The increase in numbers of international students globally has brought with it academic, policy and media attention. Descriptive and analytical studies on international student mobility (ISM) are now abound but there has been much less attention paid to the normative frameworks that education offers and how these intersect with ISM. This is, in part, because the ISM literature has not adequately focused on the rich insights from educational research on the topic. In order to address this, this presentation utilises insights from a study of international distance education students in South Africa, using a range of methods (learning analytics, learning design, adaptation questionnaires and interviews, social media analysis) to explore how and why students move, their educational outcomes and how to interweave these into pedagogic practices in the global South. It focuses in particular on how ideals such as access to education and widening participation, that are important to the UK HE sector, can engage with the broader literature on ISM in order to offer new analytical insights at the individual and institutional levels. The paper ends with reflections on how the ISM literature can contribute to global discussions on education and the United Nations’ Sustainable Development Goals.

 

Johanna Waters (University of Oxford)
Mobilities and materialities of cross-border schooling: Children’s education and lives between Hong Kong and Mainland China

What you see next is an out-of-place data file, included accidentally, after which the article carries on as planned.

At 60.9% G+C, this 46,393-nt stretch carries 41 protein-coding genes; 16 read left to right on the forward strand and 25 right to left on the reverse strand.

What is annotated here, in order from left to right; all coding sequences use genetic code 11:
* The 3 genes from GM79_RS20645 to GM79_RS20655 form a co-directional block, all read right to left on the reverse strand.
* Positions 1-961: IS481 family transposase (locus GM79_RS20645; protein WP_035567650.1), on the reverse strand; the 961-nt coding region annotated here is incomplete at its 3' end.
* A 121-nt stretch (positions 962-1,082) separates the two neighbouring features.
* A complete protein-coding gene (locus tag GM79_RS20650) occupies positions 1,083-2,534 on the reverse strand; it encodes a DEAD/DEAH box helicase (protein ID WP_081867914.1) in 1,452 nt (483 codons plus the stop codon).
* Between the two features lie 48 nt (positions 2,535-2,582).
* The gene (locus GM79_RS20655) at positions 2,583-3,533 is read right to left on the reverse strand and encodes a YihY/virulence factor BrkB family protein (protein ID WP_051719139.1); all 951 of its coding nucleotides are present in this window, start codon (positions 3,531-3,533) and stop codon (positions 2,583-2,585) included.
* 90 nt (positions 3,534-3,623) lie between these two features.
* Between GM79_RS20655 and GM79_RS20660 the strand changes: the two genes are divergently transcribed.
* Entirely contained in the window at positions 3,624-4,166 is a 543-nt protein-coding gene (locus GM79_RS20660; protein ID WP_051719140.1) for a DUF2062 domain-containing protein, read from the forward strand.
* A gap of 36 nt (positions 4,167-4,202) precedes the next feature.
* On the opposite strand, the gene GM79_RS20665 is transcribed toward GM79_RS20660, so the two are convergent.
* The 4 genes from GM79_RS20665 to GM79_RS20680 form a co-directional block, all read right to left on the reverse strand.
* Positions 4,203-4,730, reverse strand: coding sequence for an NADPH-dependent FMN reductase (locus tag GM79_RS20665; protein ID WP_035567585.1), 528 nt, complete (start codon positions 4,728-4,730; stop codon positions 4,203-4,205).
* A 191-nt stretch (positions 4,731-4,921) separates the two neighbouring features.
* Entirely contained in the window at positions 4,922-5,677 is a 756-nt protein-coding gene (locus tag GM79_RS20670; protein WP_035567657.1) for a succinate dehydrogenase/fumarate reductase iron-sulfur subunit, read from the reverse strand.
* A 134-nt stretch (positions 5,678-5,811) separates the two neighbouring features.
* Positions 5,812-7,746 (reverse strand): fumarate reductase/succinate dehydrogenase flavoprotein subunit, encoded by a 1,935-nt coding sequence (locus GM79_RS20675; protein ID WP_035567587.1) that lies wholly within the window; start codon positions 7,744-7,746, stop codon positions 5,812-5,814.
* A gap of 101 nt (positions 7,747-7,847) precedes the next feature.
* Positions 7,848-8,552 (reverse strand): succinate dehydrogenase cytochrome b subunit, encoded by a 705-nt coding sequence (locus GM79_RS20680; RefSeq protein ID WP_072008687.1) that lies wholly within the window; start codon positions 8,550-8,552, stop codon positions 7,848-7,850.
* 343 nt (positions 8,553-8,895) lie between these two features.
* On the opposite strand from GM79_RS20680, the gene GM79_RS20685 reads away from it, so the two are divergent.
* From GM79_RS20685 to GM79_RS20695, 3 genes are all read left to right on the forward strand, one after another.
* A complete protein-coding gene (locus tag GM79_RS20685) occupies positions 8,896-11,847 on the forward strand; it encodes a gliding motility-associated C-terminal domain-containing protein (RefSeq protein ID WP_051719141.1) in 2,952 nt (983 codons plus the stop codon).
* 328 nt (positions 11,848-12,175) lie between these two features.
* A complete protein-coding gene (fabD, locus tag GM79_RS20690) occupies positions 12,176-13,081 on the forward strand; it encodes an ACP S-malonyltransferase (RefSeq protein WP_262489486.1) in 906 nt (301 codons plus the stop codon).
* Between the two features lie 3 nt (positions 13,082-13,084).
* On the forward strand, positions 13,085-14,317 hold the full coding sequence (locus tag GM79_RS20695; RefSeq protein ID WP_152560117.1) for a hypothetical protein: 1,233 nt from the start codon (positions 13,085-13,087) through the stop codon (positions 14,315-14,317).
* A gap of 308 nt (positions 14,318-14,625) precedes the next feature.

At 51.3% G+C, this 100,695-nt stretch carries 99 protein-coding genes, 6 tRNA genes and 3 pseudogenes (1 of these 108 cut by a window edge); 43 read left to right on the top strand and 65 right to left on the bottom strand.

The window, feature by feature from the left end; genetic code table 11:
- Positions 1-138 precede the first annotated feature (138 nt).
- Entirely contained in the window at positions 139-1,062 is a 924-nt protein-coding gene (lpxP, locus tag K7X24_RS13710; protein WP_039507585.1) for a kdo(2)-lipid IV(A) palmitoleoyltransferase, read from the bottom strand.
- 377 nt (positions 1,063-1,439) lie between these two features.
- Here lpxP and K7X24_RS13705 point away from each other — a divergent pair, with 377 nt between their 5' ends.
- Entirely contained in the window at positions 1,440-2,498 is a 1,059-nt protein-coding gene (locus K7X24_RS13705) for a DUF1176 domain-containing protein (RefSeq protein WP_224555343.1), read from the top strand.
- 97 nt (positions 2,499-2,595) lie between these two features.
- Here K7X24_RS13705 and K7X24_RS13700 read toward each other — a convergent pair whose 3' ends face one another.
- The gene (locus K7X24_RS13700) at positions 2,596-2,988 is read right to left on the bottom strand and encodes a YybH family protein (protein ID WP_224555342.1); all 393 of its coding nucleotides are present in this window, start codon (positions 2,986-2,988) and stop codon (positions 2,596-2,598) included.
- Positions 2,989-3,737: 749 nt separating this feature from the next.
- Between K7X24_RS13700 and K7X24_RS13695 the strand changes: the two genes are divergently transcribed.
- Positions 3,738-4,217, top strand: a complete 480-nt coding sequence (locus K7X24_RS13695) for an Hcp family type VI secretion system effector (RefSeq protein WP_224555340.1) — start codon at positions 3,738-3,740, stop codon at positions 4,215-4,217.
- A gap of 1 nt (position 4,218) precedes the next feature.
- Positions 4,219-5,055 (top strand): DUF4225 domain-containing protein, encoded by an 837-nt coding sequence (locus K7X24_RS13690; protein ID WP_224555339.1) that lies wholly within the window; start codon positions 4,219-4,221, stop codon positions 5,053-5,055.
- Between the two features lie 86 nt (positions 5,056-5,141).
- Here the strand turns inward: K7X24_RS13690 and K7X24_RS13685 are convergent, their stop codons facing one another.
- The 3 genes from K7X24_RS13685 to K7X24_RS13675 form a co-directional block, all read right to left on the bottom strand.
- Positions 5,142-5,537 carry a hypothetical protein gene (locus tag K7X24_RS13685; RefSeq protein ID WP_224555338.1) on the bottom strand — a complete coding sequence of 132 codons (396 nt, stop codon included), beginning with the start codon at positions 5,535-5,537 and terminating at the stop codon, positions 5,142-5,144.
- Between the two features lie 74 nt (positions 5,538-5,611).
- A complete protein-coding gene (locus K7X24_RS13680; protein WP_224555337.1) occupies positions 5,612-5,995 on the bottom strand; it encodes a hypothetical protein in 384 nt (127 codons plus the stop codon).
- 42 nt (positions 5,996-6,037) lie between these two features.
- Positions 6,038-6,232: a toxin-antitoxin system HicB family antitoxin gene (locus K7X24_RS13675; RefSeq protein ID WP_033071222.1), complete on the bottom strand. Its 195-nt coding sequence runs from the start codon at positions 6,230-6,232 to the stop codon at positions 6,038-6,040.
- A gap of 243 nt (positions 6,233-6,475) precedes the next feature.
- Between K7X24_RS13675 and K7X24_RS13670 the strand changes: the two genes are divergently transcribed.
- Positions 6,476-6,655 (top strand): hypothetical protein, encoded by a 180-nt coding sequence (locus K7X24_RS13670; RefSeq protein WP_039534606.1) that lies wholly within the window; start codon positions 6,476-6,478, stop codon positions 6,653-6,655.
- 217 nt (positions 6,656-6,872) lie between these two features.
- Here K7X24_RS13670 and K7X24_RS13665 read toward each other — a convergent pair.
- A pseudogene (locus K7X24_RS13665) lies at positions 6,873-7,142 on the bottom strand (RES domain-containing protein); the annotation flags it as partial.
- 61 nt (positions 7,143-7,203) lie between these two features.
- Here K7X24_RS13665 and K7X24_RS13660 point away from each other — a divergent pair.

Work on the relationship between education and mobilities (across varying distances) has uncovered the complex and diverse ways in which young people are mobile. We are also becoming increasingly aware of the materialities of these (educational) mobilities (Brooks and Waters, 2018). In this paper, I consider the intersection of mobilities and materialities in the lives of young school children and their families as they undertake the daily, onerous commute to Hong Kong from Mainland China and back again. This phenomenon, known as cross-border schooling, happens around the world, as children straddle different politically-defined territories. It is one example of a broader trend in transnational mobilities for education, as households are reproduced across and between geographic sites. Education is often interwoven with other complex mobilities and materialities (e.g. labour issues or healthcare considerations). In this paper, I draw upon data from a current project with Maggi Leung (Utrecht University) on cross-border schooling, to understand: what is the significance of ‘education’ in this mobility? How do children and wider families experience the materiality of the border through their quotidian (im)mobilities? What other materialities come into play? I will reflect upon the wider implications of this type of educational mobility for understanding the role played by education in social reproduction both locally and regionally.